* getting things done right
* getting things done quickly, or at least knowing how long it will take
* dealing with knowledgeable, reliable people
* resolution in one contact, or one point of contact until resolution
* knowing where to turn if a problem shows up
* choices on how and where to get services
* readily available information
* clarity in forms, publications, process descriptions, advice,
* courteous treatment from people who are friendly, respectful,
trusting, and willing to listen
* readily accessible, clean, and safe facilities
* names and phone numbers so they can call directly to get
But even knowing that customers care about all these things is not enough. You have to keep asking customers what they want, and listening to what they say. You have to find out what matters most. Companies that don't ask enough questions get it wrong. Remember when Ford decided its customers wanted Edsels? Or when Coca-Cola decided it was high time for a new taste?
"Please do not skip this step. Don't assume you know
what your customers want. Almost everyone gets surprised when they first ask customers what they want."
Vice President Gore
March 11, 1994
Government agencies are not telepathic either. Take IRS. It firmly believed that good customer service meant mailing you your tax forms right after New Year's Eve. Until it asked, that is. Then the agency found out that what people really want is (a) as little contact with the IRS as possible, and (b) a quick refund.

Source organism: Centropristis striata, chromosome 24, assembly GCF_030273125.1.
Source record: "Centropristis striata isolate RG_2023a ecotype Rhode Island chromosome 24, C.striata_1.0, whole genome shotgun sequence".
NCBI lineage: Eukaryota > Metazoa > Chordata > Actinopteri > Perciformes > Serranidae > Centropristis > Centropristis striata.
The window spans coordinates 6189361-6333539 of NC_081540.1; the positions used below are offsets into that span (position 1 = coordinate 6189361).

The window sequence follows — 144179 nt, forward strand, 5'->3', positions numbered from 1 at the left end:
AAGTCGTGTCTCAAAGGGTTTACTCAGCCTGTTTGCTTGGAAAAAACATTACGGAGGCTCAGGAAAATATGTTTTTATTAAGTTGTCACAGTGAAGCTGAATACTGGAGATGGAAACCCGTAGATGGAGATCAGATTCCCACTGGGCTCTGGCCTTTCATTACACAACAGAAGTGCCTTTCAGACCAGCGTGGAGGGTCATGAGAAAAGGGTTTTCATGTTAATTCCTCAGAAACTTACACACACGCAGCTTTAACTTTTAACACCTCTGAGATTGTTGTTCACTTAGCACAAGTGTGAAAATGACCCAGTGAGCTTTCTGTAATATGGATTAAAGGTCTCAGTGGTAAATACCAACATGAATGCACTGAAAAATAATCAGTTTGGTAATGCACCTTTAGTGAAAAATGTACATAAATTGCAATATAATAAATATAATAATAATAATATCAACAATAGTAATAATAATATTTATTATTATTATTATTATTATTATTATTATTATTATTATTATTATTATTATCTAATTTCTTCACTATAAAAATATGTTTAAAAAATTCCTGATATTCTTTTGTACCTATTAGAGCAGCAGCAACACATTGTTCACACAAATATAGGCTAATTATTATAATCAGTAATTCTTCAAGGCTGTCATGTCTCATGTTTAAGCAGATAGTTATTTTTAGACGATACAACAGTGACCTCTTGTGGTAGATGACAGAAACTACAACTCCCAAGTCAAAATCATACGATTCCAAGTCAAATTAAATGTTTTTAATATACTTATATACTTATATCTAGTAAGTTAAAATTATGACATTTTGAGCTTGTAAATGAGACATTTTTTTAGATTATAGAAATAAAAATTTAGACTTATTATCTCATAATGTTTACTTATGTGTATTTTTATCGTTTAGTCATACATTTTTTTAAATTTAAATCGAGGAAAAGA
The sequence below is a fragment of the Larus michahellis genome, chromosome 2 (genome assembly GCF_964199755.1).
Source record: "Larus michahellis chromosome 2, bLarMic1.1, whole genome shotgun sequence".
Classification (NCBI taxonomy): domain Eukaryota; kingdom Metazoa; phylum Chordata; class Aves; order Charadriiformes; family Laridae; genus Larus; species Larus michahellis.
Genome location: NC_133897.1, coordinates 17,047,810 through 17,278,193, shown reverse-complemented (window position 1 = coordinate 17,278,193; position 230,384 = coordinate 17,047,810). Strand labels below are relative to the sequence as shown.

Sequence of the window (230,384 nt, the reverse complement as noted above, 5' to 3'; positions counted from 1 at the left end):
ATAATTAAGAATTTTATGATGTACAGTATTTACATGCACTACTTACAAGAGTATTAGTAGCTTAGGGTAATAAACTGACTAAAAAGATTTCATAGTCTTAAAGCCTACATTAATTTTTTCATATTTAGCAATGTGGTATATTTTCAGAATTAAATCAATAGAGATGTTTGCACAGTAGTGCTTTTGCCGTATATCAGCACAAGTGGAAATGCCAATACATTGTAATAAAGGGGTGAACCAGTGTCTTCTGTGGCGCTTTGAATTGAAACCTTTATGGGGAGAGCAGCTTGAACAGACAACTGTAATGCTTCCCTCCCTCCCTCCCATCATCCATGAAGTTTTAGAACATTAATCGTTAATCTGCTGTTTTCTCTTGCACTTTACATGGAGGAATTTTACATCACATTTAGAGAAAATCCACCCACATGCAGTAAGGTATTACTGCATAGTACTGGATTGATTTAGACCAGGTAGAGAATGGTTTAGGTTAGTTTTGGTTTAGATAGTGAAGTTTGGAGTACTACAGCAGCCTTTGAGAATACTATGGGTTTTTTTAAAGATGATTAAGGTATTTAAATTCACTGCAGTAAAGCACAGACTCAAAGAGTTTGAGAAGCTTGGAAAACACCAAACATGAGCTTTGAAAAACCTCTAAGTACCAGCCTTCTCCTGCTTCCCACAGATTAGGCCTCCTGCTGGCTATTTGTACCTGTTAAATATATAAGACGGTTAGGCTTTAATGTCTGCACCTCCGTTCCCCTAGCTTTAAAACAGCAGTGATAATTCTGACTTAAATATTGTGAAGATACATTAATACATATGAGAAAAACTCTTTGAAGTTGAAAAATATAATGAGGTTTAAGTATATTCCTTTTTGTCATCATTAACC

So next spring, about 20 million taxpayers in 50 states who use the 1040-EZ form can forget the form and file on their touch-tone phone. It's quicker (about six minutes) and easier than EZ (the phone system does the math). It requires no contact with any person at IRS. And you'll get your refund within 21 days (rather than the 40 it takes if you file a paper form).
Three Chairs--No Waiting
The problem resolution officer of the Internal Revenue Service will hold an IRS Listens Day for all Durham-area residents with unresolved tax problems September 18, 1995 at 3308 Chapel Hill Boulevard, Suite 140.
Between 10:30 a.m. and 2:30 p.m., taxpayers who have tried to solve their tax problems through normal channels and still have not done so will have an opportunity to meet with the IRS problem resolution staff in a confidential setting. The service is free.
Reprinted with permission. The Herald-Sun,
September 8, 1995.
See? Government is listening to you. Government is coming back to the people.
IRS, the Social Security Administration, and the Postal Service were the first agencies to publish customer service standards two years ago--the courageous pioneers. But it's not just them. Last year, 150 agencies laid it on the line--put their promises down in black and white for all to see. (See "Putting Customers First," President Bill Clinton and Vice President Al Gore, September 1994.)